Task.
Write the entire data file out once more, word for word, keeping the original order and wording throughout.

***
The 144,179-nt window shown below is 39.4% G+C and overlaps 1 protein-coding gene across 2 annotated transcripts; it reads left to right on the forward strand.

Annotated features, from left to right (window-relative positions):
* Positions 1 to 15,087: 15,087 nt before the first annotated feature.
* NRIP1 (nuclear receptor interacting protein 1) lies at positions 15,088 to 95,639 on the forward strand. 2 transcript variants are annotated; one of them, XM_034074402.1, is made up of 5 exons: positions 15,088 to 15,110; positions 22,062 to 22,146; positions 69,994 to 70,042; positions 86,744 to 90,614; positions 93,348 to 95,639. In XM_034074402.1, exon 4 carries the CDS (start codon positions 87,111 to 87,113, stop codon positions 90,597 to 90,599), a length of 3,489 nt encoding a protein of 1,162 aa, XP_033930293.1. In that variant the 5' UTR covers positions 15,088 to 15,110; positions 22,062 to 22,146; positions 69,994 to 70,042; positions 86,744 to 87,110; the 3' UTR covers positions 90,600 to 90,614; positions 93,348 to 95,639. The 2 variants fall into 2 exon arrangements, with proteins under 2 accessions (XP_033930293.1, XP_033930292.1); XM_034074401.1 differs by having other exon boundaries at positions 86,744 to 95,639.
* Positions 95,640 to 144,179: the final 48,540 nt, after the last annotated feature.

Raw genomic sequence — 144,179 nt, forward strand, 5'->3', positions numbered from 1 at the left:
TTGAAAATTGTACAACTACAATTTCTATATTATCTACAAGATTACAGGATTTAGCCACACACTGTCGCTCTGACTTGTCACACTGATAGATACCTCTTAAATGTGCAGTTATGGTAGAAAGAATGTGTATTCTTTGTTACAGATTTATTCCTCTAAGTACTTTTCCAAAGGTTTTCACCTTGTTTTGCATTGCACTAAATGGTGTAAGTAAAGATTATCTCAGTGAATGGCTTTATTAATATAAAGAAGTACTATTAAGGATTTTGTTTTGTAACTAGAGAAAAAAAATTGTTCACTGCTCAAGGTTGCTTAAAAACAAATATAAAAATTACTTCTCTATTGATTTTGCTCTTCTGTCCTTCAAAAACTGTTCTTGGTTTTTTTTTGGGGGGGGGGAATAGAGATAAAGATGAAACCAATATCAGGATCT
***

The 144,179-nt window shown below is 39.4% G+C and overlaps 1 protein-coding gene across 2 annotated transcripts; it reads left to right on the forward strand.

Annotated features, from left to right (window-relative positions):
* Positions 1 to 15,087: 15,087 nt before the first annotated feature.
* NRIP1 (nuclear receptor interacting protein 1) lies at positions 15,088 to 95,639 on the forward strand. 2 transcript variants are annotated; one of them, XM_034074402.1, is made up of 5 exons: positions 15,088 to 15,110; positions 22,062 to 22,146; positions 69,994 to 70,042; positions 86,744 to 90,614; positions 93,348 to 95,639. In XM_034074402.1, exon 4 carries the CDS (start codon positions 87,111 to 87,113, stop codon positions 90,597 to 90,599), a length of 3,489 nt encoding a protein of 1,162 aa, XP_033930293.1. In that variant the 5' UTR covers positions 15,088 to 15,110; positions 22,062 to 22,146; positions 69,994 to 70,042; positions 86,744 to 87,110; the 3' UTR covers positions 90,600 to 90,614; positions 93,348 to 95,639. The 2 variants fall into 2 exon arrangements, with proteins under 2 accessions (XP_033930293.1, XP_033930292.1); XM_034074401.1 differs by having other exon boundaries at positions 86,744 to 95,639.
* Positions 95,640 to 144,179: the final 48,540 nt, after the last annotated feature.

Raw genomic sequence — 144,179 nt, forward strand, 5'->3', positions numbered from 1 at the left:
TTGAAAATTGTACAACTACAATTTCTATATTATCTACAAGATTACAGGATTTAGCCACACACTGTCGCTCTGACTTGTCACACTGATAGATACCTCTTAAATGTGCAGTTATGGTAGAAAGAATGTGTATTCTTTGTTACAGATTTATTCCTCTAAGTACTTTTCCAAAGGTTTTCACCTTGTTTTGCATTGCACTAAATGGTGTAAGTAAAGATTATCTCAGTGAATGGCTTTATTAATATAAAGAAGTACTATTAAGGATTTTGTTTTGTAACTAGAGAAAAAAAATTGTTCACTGCTCAAGGTTGCTTAAAAACAAATATAAAAATTACTTCTCTATTGATTTTGCTCTTCTGTCCTTCAAAAACTGTTCTTGGTTTTTTTTTGGGGGGGGGGAATAGAGATAAAGATGAAACCAATATCAGGATCT